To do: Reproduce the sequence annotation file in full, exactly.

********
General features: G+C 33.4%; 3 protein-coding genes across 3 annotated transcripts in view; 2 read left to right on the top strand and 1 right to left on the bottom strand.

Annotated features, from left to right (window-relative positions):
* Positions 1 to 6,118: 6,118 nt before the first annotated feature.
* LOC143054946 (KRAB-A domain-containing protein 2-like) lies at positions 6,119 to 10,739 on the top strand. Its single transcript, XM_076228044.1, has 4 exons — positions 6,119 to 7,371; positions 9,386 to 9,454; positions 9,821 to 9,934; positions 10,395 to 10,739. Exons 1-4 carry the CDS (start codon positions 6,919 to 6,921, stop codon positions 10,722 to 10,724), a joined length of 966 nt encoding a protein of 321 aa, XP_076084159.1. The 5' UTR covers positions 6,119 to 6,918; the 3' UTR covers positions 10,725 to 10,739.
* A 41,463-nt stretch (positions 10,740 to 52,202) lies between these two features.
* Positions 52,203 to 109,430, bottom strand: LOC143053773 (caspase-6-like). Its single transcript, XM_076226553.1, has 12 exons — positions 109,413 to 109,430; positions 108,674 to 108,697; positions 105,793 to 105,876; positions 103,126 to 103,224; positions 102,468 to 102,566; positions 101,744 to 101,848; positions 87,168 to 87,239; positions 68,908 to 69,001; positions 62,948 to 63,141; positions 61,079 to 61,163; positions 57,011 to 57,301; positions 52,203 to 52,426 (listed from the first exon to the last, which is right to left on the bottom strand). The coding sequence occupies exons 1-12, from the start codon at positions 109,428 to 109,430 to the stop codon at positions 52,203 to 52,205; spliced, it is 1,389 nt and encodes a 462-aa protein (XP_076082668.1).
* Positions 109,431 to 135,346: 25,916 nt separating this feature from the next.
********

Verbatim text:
General features: G+C 33.4%; 3 protein-coding genes across 3 annotated transcripts in view; 2 read left to right on the top strand and 1 right to left on the bottom strand.

Annotated features, from left to right (window-relative positions):
* Positions 1 to 6,118: 6,118 nt before the first annotated feature.
* LOC143054946 (KRAB-A domain-containing protein 2-like) lies at positions 6,119 to 10,739 on the top strand. Its single transcript, XM_076228044.1, has 4 exons — positions 6,119 to 7,371; positions 9,386 to 9,454; positions 9,821 to 9,934; positions 10,395 to 10,739. Exons 1-4 carry the CDS (start codon positions 6,919 to 6,921, stop codon positions 10,722 to 10,724), a joined length of 966 nt encoding a protein of 321 aa, XP_076084159.1. The 5' UTR covers positions 6,119 to 6,918; the 3' UTR covers positions 10,725 to 10,739.
* A 41,463-nt stretch (positions 10,740 to 52,202) lies between these two features.
* Positions 52,203 to 109,430, bottom strand: LOC143053773 (caspase-6-like). Its single transcript, XM_076226553.1, has 12 exons — positions 109,413 to 109,430; positions 108,674 to 108,697; positions 105,793 to 105,876; positions 103,126 to 103,224; positions 102,468 to 102,566; positions 101,744 to 101,848; positions 87,168 to 87,239; positions 68,908 to 69,001; positions 62,948 to 63,141; positions 61,079 to 61,163; positions 57,011 to 57,301; positions 52,203 to 52,426 (listed from the first exon to the last, which is right to left on the bottom strand). The coding sequence occupies exons 1-12, from the start codon at positions 109,428 to 109,430 to the stop codon at positions 52,203 to 52,205; spliced, it is 1,389 nt and encodes a 462-aa protein (XP_076082668.1).
* Positions 109,431 to 135,346: 25,916 nt separating this feature from the next.